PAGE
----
Revising for your GCSE and A-levels is always tough, but it’s even harder when you’re fasting for Ramadan. Many Muslim students worry that studying while fasting will affect their grades, especially if they’ve missed school and study time due to illness or isolating during the pandemic.

If that sounds like you, don’t panic – we have some handy tips to help you adapt your learning routine and revise effectively during Ramadan.

1) Stay cool and save energy

As we enter the summer months, the sun has made a welcome return! That’s great news for our vitamin D levels, but the later sunsets and warmer weather means longer periods without water. This increases your risk of mild dehydration, leading to headaches and tiredness. So, make sure you have a cool, shady area to study in.

It’s natural (and healthy) to want to keep up with your extra-curricular activities, even while you’re studying. Remember though, physical activity and busy social events can sap your energy. To counter this, consider staggering your activities, and reschedule them to happen before sunrise or after sunset where possible. Private music lessons and 1-1 sports training are just some activities that may offer you greater flexibility.

2) Take regular breaks

One big mistake that many students make is working too hard for too long. Don’t fall into this trap: taking a break is vital. In fact, research suggests that our brains perform most effectively when we work for 50 minutes, then take a break of around 17 minutes. So, try splitting your studies into 50-minute sessions, and take a 15 to 20-minute break in between each session. Top tip: studying this way will help you learn effectively even when you aren’t fasting. Try using your break times to take a shower, read something different, or just rest and refocus.

3) Identify your peak energy times

Your energy levels will be highest after you’ve eaten and rested: this is when you’ll learn most effectively. Aside from this, you’ll have peaks and troughs of energy throughout Ramadan, and it’s important to pinpoint when these are. To do this, to keep a chart and mark down the times of day when you feel most (and least) alert. Once you have your chart, you can design a revision timetable to suit your most productive periods.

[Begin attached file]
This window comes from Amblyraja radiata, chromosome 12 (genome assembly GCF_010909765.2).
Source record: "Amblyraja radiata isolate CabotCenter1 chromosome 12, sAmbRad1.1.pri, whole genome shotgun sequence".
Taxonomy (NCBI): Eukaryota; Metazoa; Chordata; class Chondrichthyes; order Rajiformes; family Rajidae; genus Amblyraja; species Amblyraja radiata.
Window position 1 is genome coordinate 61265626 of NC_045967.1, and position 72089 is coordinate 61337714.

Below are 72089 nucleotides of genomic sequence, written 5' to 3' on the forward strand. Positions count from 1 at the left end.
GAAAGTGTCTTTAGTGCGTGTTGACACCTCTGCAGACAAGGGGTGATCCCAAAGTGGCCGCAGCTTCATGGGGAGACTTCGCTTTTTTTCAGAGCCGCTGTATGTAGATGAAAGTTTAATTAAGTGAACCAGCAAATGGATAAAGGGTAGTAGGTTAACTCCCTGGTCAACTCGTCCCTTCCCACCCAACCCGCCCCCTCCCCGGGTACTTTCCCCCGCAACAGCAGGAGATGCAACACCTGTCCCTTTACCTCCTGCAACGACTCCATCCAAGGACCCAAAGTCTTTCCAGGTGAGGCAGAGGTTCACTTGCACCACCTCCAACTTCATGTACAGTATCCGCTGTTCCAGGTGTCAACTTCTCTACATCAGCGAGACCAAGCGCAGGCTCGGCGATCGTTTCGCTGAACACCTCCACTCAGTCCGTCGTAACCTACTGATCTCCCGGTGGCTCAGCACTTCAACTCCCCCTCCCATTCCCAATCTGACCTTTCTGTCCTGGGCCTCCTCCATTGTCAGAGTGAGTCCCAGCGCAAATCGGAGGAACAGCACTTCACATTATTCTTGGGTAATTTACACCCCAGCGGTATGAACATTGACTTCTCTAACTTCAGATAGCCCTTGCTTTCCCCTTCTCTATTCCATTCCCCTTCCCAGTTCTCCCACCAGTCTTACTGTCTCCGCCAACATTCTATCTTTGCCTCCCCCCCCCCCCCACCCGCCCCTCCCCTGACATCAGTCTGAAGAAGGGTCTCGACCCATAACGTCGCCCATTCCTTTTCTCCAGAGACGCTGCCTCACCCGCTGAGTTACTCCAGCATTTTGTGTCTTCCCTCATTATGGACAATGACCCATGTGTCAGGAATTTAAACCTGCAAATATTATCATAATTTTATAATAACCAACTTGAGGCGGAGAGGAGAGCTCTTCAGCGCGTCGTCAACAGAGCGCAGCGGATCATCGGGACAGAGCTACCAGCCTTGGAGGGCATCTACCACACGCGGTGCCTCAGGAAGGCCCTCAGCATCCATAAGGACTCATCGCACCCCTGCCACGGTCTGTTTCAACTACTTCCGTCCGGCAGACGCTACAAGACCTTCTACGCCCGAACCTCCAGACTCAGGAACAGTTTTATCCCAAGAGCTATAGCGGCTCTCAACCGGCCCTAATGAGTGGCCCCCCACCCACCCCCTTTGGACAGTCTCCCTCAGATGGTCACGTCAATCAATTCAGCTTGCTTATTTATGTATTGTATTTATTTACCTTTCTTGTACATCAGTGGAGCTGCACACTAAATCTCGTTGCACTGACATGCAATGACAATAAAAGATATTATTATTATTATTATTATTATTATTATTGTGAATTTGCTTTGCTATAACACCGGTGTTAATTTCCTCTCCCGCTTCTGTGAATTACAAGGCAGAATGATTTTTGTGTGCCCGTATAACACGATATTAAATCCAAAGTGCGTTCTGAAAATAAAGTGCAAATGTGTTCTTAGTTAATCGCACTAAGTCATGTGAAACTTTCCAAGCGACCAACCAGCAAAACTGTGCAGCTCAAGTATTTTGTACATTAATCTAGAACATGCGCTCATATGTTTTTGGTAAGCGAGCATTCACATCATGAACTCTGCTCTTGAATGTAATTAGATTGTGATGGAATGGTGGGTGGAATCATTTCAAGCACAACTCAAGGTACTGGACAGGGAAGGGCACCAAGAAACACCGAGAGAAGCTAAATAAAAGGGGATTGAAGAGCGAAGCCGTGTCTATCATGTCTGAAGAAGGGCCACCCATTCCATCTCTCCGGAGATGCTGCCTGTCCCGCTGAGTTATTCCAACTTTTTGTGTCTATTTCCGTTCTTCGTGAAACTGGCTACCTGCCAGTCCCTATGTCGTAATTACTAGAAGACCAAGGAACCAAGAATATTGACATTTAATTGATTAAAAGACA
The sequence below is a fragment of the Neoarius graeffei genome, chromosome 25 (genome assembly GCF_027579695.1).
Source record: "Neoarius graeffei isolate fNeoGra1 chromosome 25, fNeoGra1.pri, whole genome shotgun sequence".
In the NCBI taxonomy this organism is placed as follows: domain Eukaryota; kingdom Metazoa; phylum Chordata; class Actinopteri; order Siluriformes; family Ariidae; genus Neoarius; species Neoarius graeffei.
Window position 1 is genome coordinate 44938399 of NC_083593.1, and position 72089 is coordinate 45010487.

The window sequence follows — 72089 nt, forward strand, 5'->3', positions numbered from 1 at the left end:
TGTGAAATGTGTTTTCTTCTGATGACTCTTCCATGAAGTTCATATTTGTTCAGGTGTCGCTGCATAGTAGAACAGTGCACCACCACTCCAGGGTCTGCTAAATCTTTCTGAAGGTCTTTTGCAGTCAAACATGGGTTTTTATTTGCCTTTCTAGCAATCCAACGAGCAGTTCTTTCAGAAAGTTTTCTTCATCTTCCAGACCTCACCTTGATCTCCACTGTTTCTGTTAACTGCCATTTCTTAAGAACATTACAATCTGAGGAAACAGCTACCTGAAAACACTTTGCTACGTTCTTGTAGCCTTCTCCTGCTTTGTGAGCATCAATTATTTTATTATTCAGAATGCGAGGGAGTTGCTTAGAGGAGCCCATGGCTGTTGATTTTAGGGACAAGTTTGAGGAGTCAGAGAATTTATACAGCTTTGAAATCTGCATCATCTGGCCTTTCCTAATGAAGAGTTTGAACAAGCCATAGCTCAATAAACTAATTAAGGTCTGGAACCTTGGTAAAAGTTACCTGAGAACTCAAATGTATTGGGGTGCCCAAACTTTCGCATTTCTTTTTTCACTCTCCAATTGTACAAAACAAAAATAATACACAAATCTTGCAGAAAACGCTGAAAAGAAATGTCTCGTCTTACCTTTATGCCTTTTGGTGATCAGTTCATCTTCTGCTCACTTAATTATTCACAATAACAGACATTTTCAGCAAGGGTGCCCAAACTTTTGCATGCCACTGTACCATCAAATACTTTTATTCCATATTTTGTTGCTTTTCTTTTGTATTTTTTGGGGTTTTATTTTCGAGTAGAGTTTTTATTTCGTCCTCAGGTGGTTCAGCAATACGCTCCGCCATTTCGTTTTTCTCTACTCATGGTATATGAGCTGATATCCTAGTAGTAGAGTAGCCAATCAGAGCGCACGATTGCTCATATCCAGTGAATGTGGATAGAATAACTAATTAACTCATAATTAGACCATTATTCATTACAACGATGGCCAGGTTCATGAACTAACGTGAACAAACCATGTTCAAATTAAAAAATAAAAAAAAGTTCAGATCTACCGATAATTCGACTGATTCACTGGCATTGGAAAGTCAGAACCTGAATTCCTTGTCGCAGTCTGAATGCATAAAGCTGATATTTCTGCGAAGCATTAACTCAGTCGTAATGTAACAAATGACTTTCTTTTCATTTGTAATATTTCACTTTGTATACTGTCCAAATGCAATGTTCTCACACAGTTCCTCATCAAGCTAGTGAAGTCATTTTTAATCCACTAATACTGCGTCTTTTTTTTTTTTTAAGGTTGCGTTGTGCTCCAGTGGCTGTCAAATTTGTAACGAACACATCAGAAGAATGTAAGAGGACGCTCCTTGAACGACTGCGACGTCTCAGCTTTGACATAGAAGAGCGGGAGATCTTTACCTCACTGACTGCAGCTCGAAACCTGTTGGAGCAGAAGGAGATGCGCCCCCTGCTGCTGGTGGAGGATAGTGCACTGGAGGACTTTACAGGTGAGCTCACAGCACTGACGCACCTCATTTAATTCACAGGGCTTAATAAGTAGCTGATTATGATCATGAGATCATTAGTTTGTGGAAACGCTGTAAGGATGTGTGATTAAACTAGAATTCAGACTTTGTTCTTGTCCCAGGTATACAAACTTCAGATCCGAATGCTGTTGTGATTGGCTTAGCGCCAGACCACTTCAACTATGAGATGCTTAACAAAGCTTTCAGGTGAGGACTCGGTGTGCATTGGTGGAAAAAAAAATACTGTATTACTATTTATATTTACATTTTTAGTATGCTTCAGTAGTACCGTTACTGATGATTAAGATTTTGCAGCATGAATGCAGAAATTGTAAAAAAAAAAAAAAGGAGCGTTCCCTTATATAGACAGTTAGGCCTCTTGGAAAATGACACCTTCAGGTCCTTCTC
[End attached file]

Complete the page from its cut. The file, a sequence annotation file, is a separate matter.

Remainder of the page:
For example, you may choose to study a little after Iftar before going to sleep. Or – if you’re a night owl – you might find it easier to begin studying after Iftar and work into the late evening.  

Alternatively, you could set some study time after Suhoor before its time to leave for school. You’ll have had food and sleep at this point, so it’s a good time to tackle work that needs more concentration. Getting study time in early also means that you can relax guilt-free later in the day when you start to feel tired.

4) Take control with a revision timetable

Matching your learning schedule to your peak energy times has benefits beyond Ramadan. It’s easy to feel overwhelmed when you’re revising –  there’s so much to cover and that can lead to stress if you feel like you’re falling behind. The great news is that having a revision plan puts you back in control. You can make a list of what needs to be done when, and work out a realistic study timetable that covers everything you need to know, while making the best use of your energy levels.

5) Eat sensibly

It’s tempting to binge when you break your fast, especially if you have an evening of revision ahead of you. Step away from the biscuits though – over-eating is the worst thing you can do if you need to concentrate. That’s because it brings on a state of extreme drowsiness (aka a “food coma”) that prevents you from learning effectively. In fact, studying while fasting is easier than studying when you are too full.

Eating the right things is important too. So, drink plenty of plain water and eat fluid-rich foods such as soups, fruit, and vegetables to make sure you stay hydrated. One final tip is this: avoid energy drinks and salty snacks – the former will cause a massive energy crash later, while the latter will only leave you more dehydrated next day. So, have plenty of healthy snacks available if you have a late-night study session planned.  

George Alexander Tuition offers private, 1-1 maths tuition for children aged 11-18. We are based in London, and pride ourselves on offering a flexible service that fits around the demanding schedules of our young students. To find out how we can help your child boost their skills and confidence in maths, contact us on, or call us on 07494672719.



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